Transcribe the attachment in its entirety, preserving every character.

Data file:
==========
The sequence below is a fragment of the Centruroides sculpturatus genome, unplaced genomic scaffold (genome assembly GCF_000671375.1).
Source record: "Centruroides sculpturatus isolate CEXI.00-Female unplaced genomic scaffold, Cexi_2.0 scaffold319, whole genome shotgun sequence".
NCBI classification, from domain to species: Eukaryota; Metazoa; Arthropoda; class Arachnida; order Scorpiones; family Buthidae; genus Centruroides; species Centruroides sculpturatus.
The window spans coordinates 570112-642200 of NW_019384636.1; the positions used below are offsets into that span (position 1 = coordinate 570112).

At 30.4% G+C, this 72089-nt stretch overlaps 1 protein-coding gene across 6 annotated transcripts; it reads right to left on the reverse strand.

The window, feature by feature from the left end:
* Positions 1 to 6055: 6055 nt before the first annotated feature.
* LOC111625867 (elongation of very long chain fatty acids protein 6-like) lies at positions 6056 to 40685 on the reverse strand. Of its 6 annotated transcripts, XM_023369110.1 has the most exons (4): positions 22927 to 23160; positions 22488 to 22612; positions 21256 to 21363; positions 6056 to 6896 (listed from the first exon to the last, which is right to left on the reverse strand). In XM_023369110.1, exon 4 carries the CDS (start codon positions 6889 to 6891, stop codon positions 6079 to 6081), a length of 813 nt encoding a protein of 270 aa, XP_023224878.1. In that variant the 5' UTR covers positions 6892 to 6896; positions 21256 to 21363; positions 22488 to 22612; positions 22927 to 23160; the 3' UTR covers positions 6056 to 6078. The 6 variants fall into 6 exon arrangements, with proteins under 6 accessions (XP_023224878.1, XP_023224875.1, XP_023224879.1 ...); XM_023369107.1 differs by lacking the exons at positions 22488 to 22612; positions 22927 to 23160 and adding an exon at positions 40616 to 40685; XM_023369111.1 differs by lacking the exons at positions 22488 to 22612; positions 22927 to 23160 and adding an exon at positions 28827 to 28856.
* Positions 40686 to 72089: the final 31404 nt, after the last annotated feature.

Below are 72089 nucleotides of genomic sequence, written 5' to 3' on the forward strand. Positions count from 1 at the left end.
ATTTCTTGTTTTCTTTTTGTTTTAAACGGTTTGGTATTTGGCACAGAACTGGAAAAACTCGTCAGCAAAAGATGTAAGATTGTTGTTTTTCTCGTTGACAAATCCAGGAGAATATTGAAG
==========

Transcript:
The sequence below is a fragment of the Centruroides sculpturatus genome, unplaced genomic scaffold (genome assembly GCF_000671375.1).
Source record: "Centruroides sculpturatus isolate CEXI.00-Female unplaced genomic scaffold, Cexi_2.0 scaffold319, whole genome shotgun sequence".
NCBI classification, from domain to species: Eukaryota; Metazoa; Arthropoda; class Arachnida; order Scorpiones; family Buthidae; genus Centruroides; species Centruroides sculpturatus.
The window spans coordinates 570112-642200 of NW_019384636.1; the positions used below are offsets into that span (position 1 = coordinate 570112).

At 30.4% G+C, this 72089-nt stretch overlaps 1 protein-coding gene across 6 annotated transcripts; it reads right to left on the reverse strand.

The window, feature by feature from the left end:
* Positions 1 to 6055: 6055 nt before the first annotated feature.
* LOC111625867 (elongation of very long chain fatty acids protein 6-like) lies at positions 6056 to 40685 on the reverse strand. Of its 6 annotated transcripts, XM_023369110.1 has the most exons (4): positions 22927 to 23160; positions 22488 to 22612; positions 21256 to 21363; positions 6056 to 6896 (listed from the first exon to the last, which is right to left on the reverse strand). In XM_023369110.1, exon 4 carries the CDS (start codon positions 6889 to 6891, stop codon positions 6079 to 6081), a length of 813 nt encoding a protein of 270 aa, XP_023224878.1. In that variant the 5' UTR covers positions 6892 to 6896; positions 21256 to 21363; positions 22488 to 22612; positions 22927 to 23160; the 3' UTR covers positions 6056 to 6078. The 6 variants fall into 6 exon arrangements, with proteins under 6 accessions (XP_023224878.1, XP_023224875.1, XP_023224879.1 ...); XM_023369107.1 differs by lacking the exons at positions 22488 to 22612; positions 22927 to 23160 and adding an exon at positions 40616 to 40685; XM_023369111.1 differs by lacking the exons at positions 22488 to 22612; positions 22927 to 23160 and adding an exon at positions 28827 to 28856.
* Positions 40686 to 72089: the final 31404 nt, after the last annotated feature.

Below are 72089 nucleotides of genomic sequence, written 5' to 3' on the forward strand. Positions count from 1 at the left end.
ATTTCTTGTTTTCTTTTTGTTTTAAACGGTTTGGTATTTGGCACAGAACTGGAAAAACTCGTCAGCAAAAGATGTAAGATTGTTGTTTTTCTCGTTGACAAATCCAGGAGAATATTGAAG